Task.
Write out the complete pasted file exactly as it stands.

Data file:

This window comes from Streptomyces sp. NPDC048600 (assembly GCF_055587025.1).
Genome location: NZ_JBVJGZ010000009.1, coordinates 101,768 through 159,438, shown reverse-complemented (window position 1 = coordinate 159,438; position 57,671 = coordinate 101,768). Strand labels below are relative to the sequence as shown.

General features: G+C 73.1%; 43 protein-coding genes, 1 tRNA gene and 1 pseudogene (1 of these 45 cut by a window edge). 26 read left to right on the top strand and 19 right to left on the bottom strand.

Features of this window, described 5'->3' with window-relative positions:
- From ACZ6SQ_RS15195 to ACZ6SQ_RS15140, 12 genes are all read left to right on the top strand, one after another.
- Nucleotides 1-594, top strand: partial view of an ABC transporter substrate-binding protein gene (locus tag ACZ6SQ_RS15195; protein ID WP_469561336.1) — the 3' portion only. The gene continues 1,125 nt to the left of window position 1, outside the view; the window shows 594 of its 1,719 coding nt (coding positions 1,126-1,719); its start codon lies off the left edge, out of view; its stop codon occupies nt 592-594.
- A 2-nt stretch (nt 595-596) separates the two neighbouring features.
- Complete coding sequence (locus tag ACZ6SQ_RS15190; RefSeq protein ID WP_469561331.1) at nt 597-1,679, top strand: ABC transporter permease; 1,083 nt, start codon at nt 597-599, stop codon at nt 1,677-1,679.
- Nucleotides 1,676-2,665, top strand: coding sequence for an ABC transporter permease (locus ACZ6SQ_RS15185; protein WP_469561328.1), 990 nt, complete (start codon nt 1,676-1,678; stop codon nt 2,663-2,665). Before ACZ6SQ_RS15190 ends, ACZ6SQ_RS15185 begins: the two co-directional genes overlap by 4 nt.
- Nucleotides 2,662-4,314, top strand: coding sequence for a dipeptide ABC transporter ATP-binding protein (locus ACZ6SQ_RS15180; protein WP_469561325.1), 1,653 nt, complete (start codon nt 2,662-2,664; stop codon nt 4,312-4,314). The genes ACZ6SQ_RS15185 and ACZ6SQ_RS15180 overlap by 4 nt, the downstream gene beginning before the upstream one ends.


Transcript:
This window comes from Streptomyces sp. NPDC048600 (assembly GCF_055587025.1).
Genome location: NZ_JBVJGZ010000009.1, coordinates 101,768 through 159,438, shown reverse-complemented (window position 1 = coordinate 159,438; position 57,671 = coordinate 101,768). Strand labels below are relative to the sequence as shown.

General features: G+C 73.1%; 43 protein-coding genes, 1 tRNA gene and 1 pseudogene (1 of these 45 cut by a window edge). 26 read left to right on the top strand and 19 right to left on the bottom strand.

Features of this window, described 5'->3' with window-relative positions:
- From ACZ6SQ_RS15195 to ACZ6SQ_RS15140, 12 genes are all read left to right on the top strand, one after another.
- Nucleotides 1-594, top strand: partial view of an ABC transporter substrate-binding protein gene (locus tag ACZ6SQ_RS15195; protein ID WP_469561336.1) — the 3' portion only. The gene continues 1,125 nt to the left of window position 1, outside the view; the window shows 594 of its 1,719 coding nt (coding positions 1,126-1,719); its start codon lies off the left edge, out of view; its stop codon occupies nt 592-594.
- A 2-nt stretch (nt 595-596) separates the two neighbouring features.
- Complete coding sequence (locus tag ACZ6SQ_RS15190; RefSeq protein ID WP_469561331.1) at nt 597-1,679, top strand: ABC transporter permease; 1,083 nt, start codon at nt 597-599, stop codon at nt 1,677-1,679.
- Nucleotides 1,676-2,665, top strand: coding sequence for an ABC transporter permease (locus ACZ6SQ_RS15185; protein WP_469561328.1), 990 nt, complete (start codon nt 1,676-1,678; stop codon nt 2,663-2,665). Before ACZ6SQ_RS15190 ends, ACZ6SQ_RS15185 begins: the two co-directional genes overlap by 4 nt.
- Nucleotides 2,662-4,314, top strand: coding sequence for a dipeptide ABC transporter ATP-binding protein (locus ACZ6SQ_RS15180; protein WP_469561325.1), 1,653 nt, complete (start codon nt 2,662-2,664; stop codon nt 4,312-4,314). The genes ACZ6SQ_RS15185 and ACZ6SQ_RS15180 overlap by 4 nt, the downstream gene beginning before the upstream one ends.